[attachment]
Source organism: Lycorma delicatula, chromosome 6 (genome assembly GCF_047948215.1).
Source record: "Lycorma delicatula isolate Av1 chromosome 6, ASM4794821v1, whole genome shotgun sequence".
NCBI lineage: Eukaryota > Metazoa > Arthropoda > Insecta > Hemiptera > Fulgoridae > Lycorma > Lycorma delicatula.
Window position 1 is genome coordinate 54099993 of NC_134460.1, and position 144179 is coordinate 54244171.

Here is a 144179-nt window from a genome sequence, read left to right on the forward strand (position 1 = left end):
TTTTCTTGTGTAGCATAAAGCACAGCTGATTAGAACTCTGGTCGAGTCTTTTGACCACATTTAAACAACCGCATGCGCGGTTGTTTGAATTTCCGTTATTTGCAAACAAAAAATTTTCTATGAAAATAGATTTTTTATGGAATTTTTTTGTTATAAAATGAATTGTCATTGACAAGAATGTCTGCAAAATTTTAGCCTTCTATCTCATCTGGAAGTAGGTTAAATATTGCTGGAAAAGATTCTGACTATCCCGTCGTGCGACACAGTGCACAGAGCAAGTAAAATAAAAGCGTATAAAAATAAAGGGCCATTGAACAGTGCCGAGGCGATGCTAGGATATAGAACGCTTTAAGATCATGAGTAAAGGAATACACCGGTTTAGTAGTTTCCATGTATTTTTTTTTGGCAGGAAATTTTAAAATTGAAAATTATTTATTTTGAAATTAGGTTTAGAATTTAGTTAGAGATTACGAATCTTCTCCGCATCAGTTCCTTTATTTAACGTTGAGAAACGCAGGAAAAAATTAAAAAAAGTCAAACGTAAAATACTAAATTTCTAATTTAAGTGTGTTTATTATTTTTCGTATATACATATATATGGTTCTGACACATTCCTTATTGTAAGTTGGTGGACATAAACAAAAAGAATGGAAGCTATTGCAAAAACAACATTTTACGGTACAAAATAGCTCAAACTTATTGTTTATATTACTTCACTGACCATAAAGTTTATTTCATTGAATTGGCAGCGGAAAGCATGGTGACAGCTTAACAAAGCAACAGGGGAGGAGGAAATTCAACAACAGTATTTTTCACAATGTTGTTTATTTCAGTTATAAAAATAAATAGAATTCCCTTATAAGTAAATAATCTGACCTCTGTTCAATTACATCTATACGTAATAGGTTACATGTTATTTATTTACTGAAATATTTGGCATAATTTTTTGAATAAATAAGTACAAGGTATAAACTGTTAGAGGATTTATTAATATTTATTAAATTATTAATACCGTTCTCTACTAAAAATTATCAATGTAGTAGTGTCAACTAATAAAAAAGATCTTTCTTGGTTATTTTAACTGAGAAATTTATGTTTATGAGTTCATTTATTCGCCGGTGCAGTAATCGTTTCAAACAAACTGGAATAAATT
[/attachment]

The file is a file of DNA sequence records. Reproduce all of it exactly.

Source organism: Lycorma delicatula, chromosome 6 (genome assembly GCF_047948215.1).
Source record: "Lycorma delicatula isolate Av1 chromosome 6, ASM4794821v1, whole genome shotgun sequence".
NCBI lineage: Eukaryota > Metazoa > Arthropoda > Insecta > Hemiptera > Fulgoridae > Lycorma > Lycorma delicatula.
Window position 1 is genome coordinate 54099993 of NC_134460.1, and position 144179 is coordinate 54244171.

Here is a 144179-nt window from a genome sequence, read left to right on the forward strand (position 1 = left end):
TTTTCTTGTGTAGCATAAAGCACAGCTGATTAGAACTCTGGTCGAGTCTTTTGACCACATTTAAACAACCGCATGCGCGGTTGTTTGAATTTCCGTTATTTGCAAACAAAAAATTTTCTATGAAAATAGATTTTTTATGGAATTTTTTTGTTATAAAATGAATTGTCATTGACAAGAATGTCTGCAAAATTTTAGCCTTCTATCTCATCTGGAAGTAGGTTAAATATTGCTGGAAAAGATTCTGACTATCCCGTCGTGCGACACAGTGCACAGAGCAAGTAAAATAAAAGCGTATAAAAATAAAGGGCCATTGAACAGTGCCGAGGCGATGCTAGGATATAGAACGCTTTAAGATCATGAGTAAAGGAATACACCGGTTTAGTAGTTTCCATGTATTTTTTTTTGGCAGGAAATTTTAAAATTGAAAATTATTTATTTTGAAATTAGGTTTAGAATTTAGTTAGAGATTACGAATCTTCTCCGCATCAGTTCCTTTATTTAACGTTGAGAAACGCAGGAAAAAATTAAAAAAAGTCAAACGTAAAATACTAAATTTCTAATTTAAGTGTGTTTATTATTTTTCGTATATACATATATATGGTTCTGACACATTCCTTATTGTAAGTTGGTGGACATAAACAAAAAGAATGGAAGCTATTGCAAAAACAACATTTTACGGTACAAAATAGCTCAAACTTATTGTTTATATTACTTCACTGACCATAAAGTTTATTTCATTGAATTGGCAGCGGAAAGCATGGTGACAGCTTAACAAAGCAACAGGGGAGGAGGAAATTCAACAACAGTATTTTTCACAATGTTGTTTATTTCAGTTATAAAAATAAATAGAATTCCCTTATAAGTAAATAATCTGACCTCTGTTCAATTACATCTATACGTAATAGGTTACATGTTATTTATTTACTGAAATATTTGGCATAATTTTTTGAATAAATAAGTACAAGGTATAAACTGTTAGAGGATTTATTAATATTTATTAAATTATTAATACCGTTCTCTACTAAAAATTATCAATGTAGTAGTGTCAACTAATAAAAAAGATCTTTCTTGGTTATTTTAACTGAGAAATTTATGTTTATGAGTTCATTTATTCGCCGGTGCAGTAATCGTTTCAAACAAACTGGAATAAATT